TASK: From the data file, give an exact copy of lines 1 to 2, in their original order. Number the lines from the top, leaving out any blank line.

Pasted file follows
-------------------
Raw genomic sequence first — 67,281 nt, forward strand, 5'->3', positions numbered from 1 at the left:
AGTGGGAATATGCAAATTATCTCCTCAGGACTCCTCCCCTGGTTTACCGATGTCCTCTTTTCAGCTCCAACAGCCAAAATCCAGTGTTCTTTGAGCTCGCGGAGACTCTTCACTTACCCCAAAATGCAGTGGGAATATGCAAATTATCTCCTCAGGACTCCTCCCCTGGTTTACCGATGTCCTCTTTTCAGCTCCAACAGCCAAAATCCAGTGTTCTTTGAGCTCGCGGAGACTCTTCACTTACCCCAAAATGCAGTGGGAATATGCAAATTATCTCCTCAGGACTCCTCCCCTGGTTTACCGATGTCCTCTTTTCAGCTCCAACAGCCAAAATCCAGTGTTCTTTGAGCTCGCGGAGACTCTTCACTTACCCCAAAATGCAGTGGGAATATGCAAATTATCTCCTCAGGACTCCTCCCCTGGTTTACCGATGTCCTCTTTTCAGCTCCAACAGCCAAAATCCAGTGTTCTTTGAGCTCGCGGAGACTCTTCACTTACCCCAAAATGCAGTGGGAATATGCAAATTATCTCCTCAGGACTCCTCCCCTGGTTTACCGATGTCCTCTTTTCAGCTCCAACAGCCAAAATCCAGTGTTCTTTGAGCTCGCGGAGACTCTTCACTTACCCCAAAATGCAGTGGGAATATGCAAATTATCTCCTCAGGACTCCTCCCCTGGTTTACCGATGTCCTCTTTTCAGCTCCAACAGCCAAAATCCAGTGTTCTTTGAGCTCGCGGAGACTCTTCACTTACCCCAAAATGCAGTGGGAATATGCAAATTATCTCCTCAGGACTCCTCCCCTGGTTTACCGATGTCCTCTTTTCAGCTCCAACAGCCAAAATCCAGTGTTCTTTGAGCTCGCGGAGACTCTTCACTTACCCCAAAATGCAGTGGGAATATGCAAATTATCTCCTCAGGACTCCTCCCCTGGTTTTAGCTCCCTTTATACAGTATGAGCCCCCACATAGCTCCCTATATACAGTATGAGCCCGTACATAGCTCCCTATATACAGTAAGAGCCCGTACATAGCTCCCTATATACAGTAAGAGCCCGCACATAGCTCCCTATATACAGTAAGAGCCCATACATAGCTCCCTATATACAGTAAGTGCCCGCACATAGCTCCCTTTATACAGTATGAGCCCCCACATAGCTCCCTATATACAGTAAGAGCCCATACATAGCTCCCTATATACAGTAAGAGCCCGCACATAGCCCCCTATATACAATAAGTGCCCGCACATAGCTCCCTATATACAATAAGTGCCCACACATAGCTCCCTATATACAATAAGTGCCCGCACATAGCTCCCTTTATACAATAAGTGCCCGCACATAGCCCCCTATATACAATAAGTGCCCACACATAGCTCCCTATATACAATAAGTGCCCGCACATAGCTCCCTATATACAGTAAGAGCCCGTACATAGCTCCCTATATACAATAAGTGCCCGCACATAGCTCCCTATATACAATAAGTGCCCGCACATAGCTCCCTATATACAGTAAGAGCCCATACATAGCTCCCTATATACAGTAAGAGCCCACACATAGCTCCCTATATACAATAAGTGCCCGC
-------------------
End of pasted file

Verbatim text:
Raw genomic sequence first — 67,281 nt, forward strand, 5'->3', positions numbered from 1 at the left:
AGTGGGAATATGCAAATTATCTCCTCAGGACTCCTCCCCTGGTTTACCGATGTCCTCTTTTCAGCTCCAACAGCCAAAATCCAGTGTTCTTTGAGCTCGCGGAGACTCTTCACTTACCCCAAAATGCAGTGGGAATATGCAAATTATCTCCTCAGGACTCCTCCCCTGGTTTACCGATGTCCTCTTTTCAGCTCCAACAGCCAAAATCCAGTGTTCTTTGAGCTCGCGGAGACTCTTCACTTACCCCAAAATGCAGTGGGAATATGCAAATTATCTCCTCAGGACTCCTCCCCTGGTTTACCGATGTCCTCTTTTCAGCTCCAACAGCCAAAATCCAGTGTTCTTTGAGCTCGCGGAGACTCTTCACTTACCCCAAAATGCAGTGGGAATATGCAAATTATCTCCTCAGGACTCCTCCCCTGGTTTACCGATGTCCTCTTTTCAGCTCCAACAGCCAAAATCCAGTGTTCTTTGAGCTCGCGGAGACTCTTCACTTACCCCAAAATGCAGTGGGAATATGCAAATTATCTCCTCAGGACTCCTCCCCTGGTTTACCGATGTCCTCTTTTCAGCTCCAACAGCCAAAATCCAGTGTTCTTTGAGCTCGCGGAGACTCTTCACTTACCCCAAAATGCAGTGGGAATATGCAAATTATCTCCTCAGGACTCCTCCCCTGGTTTACCGATGTCCTCTTTTCAGCTCCAACAGCCAAAATCCAGTGTTCTTTGAGCTCGCGGAGACTCTTCACTTACCCCAAAATGCAGTGGGAATATGCAAATTATCTCCTCAGGACTCCTCCCCTGGTTTACCGATGTCCTCTTTTCAGCTCCAACAGCCAAAATCCAGTGTTCTTTGAGCTCGCGGAGACTCTTCACTTACCCCAAAATGCAGTGGGAATATGCAAATTATCTCCTCAGGACTCCTCCCCTGGTTTTAGCTCCCTTTATACAGTATGAGCCCCCACATAGCTCCCTATATACAGTATGAGCCCGTACATAGCTCCCTATATACAGTAAGAGCCCGTACATAGCTCCCTATATACAGTAAGAGCCCGCACATAGCTCCCTATATACAGTAAGAGCCCATACATAGCTCCCTATATACAGTAAGTGCCCGCACATAGCTCCCTTTATACAGTATGAGCCCCCACATAGCTCCCTATATACAGTAAGAGCCCATACATAGCTCCCTATATACAGTAAGAGCCCGCACATAGCCCCCTATATACAATAAGTGCCCGCACATAGCTCCCTATATACAATAAGTGCCCACACATAGCTCCCTATATACAATAAGTGCCCGCACATAGCTCCCTTTATACAATAAGTGCCCGCACATAGCCCCCTATATACAATAAGTGCCCACACATAGCTCCCTATATACAATAAGTGCCCGCACATAGCTCCCTATATACAGTAAGAGCCCGTACATAGCTCCCTATATACAATAAGTGCCCGCACATAGCTCCCTATATACAATAAGTGCCCGCACATAGCTCCCTATATACAGTAAGAGCCCATACATAGCTCCCTATATACAGTAAGAGCCCACACATAGCTCCCTATATACAATAAGTGCCCGC